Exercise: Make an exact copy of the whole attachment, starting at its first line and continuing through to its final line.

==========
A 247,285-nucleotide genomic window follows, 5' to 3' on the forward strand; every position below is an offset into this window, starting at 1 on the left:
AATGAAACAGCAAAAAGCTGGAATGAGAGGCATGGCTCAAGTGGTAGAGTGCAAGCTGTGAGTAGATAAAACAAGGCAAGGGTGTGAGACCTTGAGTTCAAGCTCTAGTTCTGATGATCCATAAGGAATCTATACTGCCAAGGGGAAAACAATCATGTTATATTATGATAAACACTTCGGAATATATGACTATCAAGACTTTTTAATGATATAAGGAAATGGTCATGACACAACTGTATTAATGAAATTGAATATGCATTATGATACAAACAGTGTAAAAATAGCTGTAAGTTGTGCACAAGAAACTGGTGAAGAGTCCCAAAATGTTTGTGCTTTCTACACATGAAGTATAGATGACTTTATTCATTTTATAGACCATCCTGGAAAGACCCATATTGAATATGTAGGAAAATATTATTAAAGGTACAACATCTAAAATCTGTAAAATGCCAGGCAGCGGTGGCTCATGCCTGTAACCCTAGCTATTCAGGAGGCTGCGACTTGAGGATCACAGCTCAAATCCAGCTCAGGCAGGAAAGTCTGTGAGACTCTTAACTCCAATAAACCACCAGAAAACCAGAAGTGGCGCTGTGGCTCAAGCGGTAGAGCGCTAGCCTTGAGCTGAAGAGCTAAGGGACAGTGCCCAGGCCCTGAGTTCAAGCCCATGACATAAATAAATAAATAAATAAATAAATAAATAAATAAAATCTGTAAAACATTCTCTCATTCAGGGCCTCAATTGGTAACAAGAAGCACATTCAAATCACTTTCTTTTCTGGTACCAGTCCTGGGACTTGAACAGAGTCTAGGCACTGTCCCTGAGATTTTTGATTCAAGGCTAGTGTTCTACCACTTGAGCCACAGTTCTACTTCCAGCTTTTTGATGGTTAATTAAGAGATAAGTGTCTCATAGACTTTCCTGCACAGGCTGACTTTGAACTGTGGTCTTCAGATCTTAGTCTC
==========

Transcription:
A 247,285-nucleotide genomic window follows, 5' to 3' on the forward strand; every position below is an offset into this window, starting at 1 on the left:
AATGAAACAGCAAAAAGCTGGAATGAGAGGCATGGCTCAAGTGGTAGAGTGCAAGCTGTGAGTAGATAAAACAAGGCAAGGGTGTGAGACCTTGAGTTCAAGCTCTAGTTCTGATGATCCATAAGGAATCTATACTGCCAAGGGGAAAACAATCATGTTATATTATGATAAACACTTCGGAATATATGACTATCAAGACTTTTTAATGATATAAGGAAATGGTCATGACACAACTGTATTAATGAAATTGAATATGCATTATGATACAAACAGTGTAAAAATAGCTGTAAGTTGTGCACAAGAAACTGGTGAAGAGTCCCAAAATGTTTGTGCTTTCTACACATGAAGTATAGATGACTTTATTCATTTTATAGACCATCCTGGAAAGACCCATATTGAATATGTAGGAAAATATTATTAAAGGTACAACATCTAAAATCTGTAAAATGCCAGGCAGCGGTGGCTCATGCCTGTAACCCTAGCTATTCAGGAGGCTGCGACTTGAGGATCACAGCTCAAATCCAGCTCAGGCAGGAAAGTCTGTGAGACTCTTAACTCCAATAAACCACCAGAAAACCAGAAGTGGCGCTGTGGCTCAAGCGGTAGAGCGCTAGCCTTGAGCTGAAGAGCTAAGGGACAGTGCCCAGGCCCTGAGTTCAAGCCCATGACATAAATAAATAAATAAATAAATAAATAAATAAATAAAATCTGTAAAACATTCTCTCATTCAGGGCCTCAATTGGTAACAAGAAGCACATTCAAATCACTTTCTTTTCTGGTACCAGTCCTGGGACTTGAACAGAGTCTAGGCACTGTCCCTGAGATTTTTGATTCAAGGCTAGTGTTCTACCACTTGAGCCACAGTTCTACTTCCAGCTTTTTGATGGTTAATTAAGAGATAAGTGTCTCATAGACTTTCCTGCACAGGCTGACTTTGAACTGTGGTCTTCAGATCTTAGTCTC